Series Review: “Emily in Paris”
From the Creator of Sex & The City, a charming confection about the transformational effect of The City of Lights on a young American workaholic.
Admittedly, Emily in Paris may not dazzle a more seasoned viewer with the same complexity of nuance of its predecessor, but it is indeed this generation’s Sex & The City. Created by S&TC’s Darren Star (the genius who made Cosmopolitans, Sexual Abandon, Sisterhood, and New York City synonymous with everything chic) Emily in Paris crosses the pond to explore the very origins of ‘Chic’, with mostly charming success. Oh, and the wardrobe choices are eye-popping.
In the digital landscape of Instagram influencers and followers, Chicago whiz kid Emily Cooper rocks the social media world, creating instant ad campaigns and slogans for her agency’s clients, seemingly on a whim. Played with a sly grinned charm by Lily Collins, Emily’s got it all: a cool job with a boss who’s grooming her for greatness in a city that’s home base and a boyfriend who’s a sure thing if there ever was one. Until she has to make a choice between sure & steady and a year-long assignment at her company’s newly acquired boutique luxury-brand marketing agency in Paris. Before you can say Bon Voyage, a linguistically challenged Emily hits the ground running in a Paris which both exceeds her expectations of beauty as well as proves itself infuriating for its native population of prickly and opinionated people. Her obvious, energetic enthusiasm and workaholic American ethos — topped with the unforgivable transgression of not learning French in advance of her arrival — make her an instant professional outcast. Except for her handsome downstairs neighbor who’s an accomplished local chef, and the irreverent Chinese heiress moonlighting as a nanny (who she meets in the Luxembourg Gardens), Emily is alone for the first time in her life. In the most romantic city in the world.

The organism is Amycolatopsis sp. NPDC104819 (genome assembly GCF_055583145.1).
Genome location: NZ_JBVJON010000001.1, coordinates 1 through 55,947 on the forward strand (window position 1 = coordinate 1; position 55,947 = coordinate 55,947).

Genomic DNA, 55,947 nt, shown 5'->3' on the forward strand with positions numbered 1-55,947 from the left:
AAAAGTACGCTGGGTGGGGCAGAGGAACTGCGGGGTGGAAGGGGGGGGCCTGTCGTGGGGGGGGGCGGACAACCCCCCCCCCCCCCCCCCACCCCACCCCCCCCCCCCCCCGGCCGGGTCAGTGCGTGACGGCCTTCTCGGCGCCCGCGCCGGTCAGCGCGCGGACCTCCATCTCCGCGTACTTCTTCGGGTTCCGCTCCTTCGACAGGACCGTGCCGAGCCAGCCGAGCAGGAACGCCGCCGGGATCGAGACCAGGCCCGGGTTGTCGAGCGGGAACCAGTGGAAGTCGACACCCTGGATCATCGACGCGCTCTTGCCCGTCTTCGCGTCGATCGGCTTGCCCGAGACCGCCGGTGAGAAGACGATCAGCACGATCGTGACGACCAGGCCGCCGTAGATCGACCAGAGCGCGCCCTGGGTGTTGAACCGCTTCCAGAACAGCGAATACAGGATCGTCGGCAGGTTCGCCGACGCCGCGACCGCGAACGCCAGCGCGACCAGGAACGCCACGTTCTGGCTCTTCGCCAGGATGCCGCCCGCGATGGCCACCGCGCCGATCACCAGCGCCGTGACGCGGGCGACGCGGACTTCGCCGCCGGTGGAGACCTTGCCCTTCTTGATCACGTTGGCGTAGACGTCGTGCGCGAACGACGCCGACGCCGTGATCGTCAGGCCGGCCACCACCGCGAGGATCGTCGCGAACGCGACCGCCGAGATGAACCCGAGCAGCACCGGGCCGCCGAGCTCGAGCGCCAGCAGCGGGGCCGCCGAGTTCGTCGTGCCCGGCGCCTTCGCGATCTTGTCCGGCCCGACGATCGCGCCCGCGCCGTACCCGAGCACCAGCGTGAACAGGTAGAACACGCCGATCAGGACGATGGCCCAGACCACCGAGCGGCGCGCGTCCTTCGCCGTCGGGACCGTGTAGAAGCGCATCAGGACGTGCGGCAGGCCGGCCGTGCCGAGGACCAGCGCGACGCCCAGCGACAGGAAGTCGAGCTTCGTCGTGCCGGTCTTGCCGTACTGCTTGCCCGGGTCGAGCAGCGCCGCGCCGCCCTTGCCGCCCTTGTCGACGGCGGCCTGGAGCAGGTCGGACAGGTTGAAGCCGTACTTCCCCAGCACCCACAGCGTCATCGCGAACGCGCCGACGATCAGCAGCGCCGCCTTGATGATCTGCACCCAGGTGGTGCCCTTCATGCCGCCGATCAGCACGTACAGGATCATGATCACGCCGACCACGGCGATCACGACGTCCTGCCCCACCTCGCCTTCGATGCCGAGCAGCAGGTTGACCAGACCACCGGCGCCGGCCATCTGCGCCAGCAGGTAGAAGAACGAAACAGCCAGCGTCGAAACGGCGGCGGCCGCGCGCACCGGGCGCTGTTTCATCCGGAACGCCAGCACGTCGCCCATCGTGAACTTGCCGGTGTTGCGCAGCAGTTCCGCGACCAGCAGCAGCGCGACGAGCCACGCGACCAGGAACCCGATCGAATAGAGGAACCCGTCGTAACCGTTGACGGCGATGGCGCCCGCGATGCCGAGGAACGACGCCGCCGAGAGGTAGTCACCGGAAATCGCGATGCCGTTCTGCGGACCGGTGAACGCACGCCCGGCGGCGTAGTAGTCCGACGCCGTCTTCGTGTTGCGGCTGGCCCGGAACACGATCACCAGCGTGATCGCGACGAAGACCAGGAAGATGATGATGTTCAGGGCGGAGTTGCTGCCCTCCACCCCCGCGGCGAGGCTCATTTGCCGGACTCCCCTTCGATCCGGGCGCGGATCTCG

As time goes by, Emily’s sheer industriousness, creativity and refreshingly American sensibilities begin to make an impression on some co-workers as well as the VIP clients her hostile boss is loathe for her to access. And of course, it’s not long before Romance comes knocking on Emily’s door from a variety of suitors, and she must decide how much of her American values she’s willing to suspend (if not replace entirely) in order to embrace the excitement and allure of a place she’s only dreamed of. But the question remains: how much America is Emily willing to part with to become more than a fleeting visitor in the France that can teach her so much about how to Live?
Much as New York City was the beating-heart plot device behind Sex & The City, Paris is very much the “moveable feast” (a term penned by Ernest Hemingway generations ago) in Emily in Paris. Indeed, the City of Lights has rarely been filmed in such loving homage as it has here. And with the social media conceit that runs through the series (by virtue of Emily’s own expertise) we experience a youthful, dynamic city bursting with beauty and pleasure. Of course, Emily in Paris, light Comedy that it is, deals in mostly generic tropes having to do with European pleasure-seeking vs. American Puritanism, and the frisson between the American ethos of Living to Work as opposed to the French (and Italian) counterpart: Working to Live. These debates seem to be baked into this kind of fish-out-of-water story, which doesn’t at all detract from the easy on the eyes fun of Emily in Paris.
Truth be told, though, the painfully rail-thin Lily Collins’ Emily Cooper — as lovely and mostly charming as she is — cannot hold a match to the equally rail-thin Sarah Jessica Parker’s Carey Bradshaw. Perhaps it’s the strong ensemble cast of soul sisterhood that made Sex & The City so much more than a sexy romp thru the Big Apple. Or maybe it was Carey’s self-doubting, imploring narrator that drew us in at the top of each episode, asking that week’s singleton question du jour. Or maybe it’s simply the utter gravitas of NYC as compared to the more ephemeral and quixotic nature of Paris, at least the Paris embodied in Emily’s world. Paris or New York? Whether your tastes run flirty or flinty, frothy or foamy, Emily in Paris is indeed an amuse-bouche that will leave you hungry for more. Vive la Difference!
An instant hit on Netflix, Emily in Paris has already been renewed for a second season.
Emily in Paris is presently streaming on Netflix.
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